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Long Island landscaper ordered to pay ex-workers he failed to pay overtime

A Long Island landscaper has been ordered to pay more than $32,000 in restitution to three former employees and the state Department of Labor after being convicted of ripping off the workers and defrauding the state unemployment system, state officials said Wednesday.

State Attorney General Eric T. Schneiderman announced the penalties against Richard Orvieto, 55, owner of Double O Landscaping of Stony Brook.

In addition to making restitution of $13,032 to the three former employees and $19,856.65 to the Labor Department, Orvieto must pay a mandatory fine under state labor law and must complete 50 hours of community service, Schneiderman said. Orvieto also will be on probation for 3 years.

State authorities said Orvieto faced up to 4 years in prison for the offense, committed between Aug. 24, 2011, and Jan. 31, 2014.

Orvieto hired workers to perform landscaping services, but failed to pay them overtime at 11/2 times their regular pay for all hours worked in excess of 40 hours per week, officials said. He also paid the workers in cash and failed to report or pay them unemployment insurance contributions for those wages to the state unemployment insurance system.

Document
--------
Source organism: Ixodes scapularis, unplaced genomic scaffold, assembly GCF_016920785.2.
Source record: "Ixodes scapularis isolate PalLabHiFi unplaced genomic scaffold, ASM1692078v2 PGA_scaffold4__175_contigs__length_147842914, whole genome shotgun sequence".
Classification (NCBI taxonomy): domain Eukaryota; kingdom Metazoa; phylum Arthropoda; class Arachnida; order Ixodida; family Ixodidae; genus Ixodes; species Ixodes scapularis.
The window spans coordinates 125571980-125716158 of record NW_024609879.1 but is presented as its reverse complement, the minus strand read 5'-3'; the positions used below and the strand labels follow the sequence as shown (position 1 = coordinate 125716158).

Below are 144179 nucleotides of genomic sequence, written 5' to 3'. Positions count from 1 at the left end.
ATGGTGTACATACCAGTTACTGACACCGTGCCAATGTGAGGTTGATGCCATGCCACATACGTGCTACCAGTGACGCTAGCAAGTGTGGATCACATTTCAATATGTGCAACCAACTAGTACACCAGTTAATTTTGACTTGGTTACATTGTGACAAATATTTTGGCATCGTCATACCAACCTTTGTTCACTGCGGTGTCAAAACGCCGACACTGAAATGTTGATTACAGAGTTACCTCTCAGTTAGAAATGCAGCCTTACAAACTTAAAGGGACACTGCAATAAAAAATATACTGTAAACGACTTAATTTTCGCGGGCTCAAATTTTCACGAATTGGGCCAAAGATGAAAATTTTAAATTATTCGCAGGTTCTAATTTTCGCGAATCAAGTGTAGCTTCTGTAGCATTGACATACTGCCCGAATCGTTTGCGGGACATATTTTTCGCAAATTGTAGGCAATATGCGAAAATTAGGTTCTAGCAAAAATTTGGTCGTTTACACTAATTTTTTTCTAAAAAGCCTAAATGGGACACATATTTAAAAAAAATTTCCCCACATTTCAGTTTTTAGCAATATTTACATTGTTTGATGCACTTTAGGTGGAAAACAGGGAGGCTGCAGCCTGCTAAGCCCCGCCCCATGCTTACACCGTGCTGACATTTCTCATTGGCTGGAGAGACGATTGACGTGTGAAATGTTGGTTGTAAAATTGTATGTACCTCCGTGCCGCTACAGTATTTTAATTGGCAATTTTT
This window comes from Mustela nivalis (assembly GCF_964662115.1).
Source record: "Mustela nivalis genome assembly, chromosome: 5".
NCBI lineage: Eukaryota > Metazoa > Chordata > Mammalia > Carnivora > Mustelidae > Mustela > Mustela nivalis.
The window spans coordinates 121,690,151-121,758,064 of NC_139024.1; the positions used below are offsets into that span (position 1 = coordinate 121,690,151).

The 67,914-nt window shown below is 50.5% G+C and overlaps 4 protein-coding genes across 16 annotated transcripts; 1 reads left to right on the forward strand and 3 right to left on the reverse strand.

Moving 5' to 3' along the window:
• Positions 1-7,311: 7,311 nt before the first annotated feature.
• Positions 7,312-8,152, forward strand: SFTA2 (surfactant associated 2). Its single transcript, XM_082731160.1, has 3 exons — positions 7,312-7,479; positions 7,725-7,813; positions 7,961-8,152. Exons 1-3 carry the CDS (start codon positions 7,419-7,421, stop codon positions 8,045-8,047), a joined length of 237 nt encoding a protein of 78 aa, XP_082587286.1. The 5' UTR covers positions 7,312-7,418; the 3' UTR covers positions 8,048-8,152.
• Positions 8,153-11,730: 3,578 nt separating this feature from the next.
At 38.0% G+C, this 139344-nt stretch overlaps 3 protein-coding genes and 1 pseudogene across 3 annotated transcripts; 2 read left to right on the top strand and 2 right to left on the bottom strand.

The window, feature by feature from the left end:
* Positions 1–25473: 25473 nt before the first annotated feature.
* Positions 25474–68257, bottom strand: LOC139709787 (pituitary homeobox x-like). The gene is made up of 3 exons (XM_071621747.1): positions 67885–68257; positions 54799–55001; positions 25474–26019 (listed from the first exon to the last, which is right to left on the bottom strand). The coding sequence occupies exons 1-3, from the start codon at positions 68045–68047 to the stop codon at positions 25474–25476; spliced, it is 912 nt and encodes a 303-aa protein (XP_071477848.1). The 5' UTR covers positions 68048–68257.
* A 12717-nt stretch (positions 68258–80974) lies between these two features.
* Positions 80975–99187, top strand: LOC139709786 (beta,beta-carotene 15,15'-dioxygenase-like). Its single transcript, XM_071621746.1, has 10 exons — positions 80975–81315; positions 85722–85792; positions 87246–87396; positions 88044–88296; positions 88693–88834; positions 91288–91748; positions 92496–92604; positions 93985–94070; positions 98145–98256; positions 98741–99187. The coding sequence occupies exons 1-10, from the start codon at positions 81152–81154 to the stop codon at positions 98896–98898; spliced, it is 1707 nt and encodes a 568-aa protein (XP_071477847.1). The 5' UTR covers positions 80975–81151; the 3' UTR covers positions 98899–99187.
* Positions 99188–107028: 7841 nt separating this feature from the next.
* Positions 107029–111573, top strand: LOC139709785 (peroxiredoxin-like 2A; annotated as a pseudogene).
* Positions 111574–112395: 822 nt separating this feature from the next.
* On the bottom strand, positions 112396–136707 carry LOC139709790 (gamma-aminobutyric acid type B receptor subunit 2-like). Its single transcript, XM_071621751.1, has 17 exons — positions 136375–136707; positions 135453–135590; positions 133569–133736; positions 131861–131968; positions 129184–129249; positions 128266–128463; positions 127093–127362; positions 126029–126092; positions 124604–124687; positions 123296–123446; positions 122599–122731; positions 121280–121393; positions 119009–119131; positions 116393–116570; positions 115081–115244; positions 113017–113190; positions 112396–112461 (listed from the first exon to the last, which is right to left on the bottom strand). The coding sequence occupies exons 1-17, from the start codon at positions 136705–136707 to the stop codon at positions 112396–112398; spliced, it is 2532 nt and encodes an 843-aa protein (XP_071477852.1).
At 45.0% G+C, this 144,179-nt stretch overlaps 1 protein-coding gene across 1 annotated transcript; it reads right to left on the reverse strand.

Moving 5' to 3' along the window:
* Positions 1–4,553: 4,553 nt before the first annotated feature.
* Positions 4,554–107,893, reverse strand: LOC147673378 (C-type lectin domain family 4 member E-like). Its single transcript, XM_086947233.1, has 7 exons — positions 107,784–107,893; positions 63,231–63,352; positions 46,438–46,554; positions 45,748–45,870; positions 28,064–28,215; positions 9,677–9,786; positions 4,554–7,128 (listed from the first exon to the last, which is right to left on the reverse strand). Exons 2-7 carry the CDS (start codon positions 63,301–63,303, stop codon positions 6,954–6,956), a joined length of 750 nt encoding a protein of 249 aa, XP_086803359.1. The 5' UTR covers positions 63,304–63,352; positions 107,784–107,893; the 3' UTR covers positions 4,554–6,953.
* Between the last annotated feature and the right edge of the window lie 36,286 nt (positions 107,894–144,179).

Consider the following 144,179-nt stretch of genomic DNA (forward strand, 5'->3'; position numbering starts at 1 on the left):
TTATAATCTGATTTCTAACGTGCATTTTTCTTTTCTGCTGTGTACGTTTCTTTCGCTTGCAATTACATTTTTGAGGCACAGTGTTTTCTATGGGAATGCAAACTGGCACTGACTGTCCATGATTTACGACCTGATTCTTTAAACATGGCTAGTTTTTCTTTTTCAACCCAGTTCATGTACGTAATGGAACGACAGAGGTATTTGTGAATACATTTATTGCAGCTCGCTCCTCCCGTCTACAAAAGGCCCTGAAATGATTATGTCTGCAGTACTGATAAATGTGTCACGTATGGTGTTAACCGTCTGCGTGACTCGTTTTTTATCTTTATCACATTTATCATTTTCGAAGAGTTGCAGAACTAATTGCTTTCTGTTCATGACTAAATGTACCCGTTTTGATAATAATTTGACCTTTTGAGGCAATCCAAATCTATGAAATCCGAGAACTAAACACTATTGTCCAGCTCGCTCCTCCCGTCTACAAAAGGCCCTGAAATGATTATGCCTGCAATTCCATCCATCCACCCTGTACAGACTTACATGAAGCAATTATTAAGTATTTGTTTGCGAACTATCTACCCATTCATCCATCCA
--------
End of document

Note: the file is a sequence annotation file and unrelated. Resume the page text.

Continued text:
Officials also said Orvieto fired the three workers, who then were not paid any wages for their final week of work.

"It doesn't matter if you own a restaurant or a landscaping company -- you must pay your workers the money they are owed and pay them on the books," Schneiderman said in a statement.

State law requires employers to pay wages no later than seven days after the end of the week when the wages are earned. Employers also must pay workers 11/2 times their regular pay for all hours over a 40-hour workweek.

Make the Road New York, a nonprofit with an office in Brentwood that advocates on issues affecting Latinos. referred the case to the state attorney general's office. On Wednesday, the group applauded the case's outcome.

"Wage theft is a crime," Walter Barrientos, the organization's Long Island coordinator, said in a statement. Orvieto's case "is a classic instance of unscrupulous business owners taking advantage of immigrant workers" and his prosecution "sends a strong message to employers" that worker protections will be enforced, he said.

With Víctor Manuel Ramos


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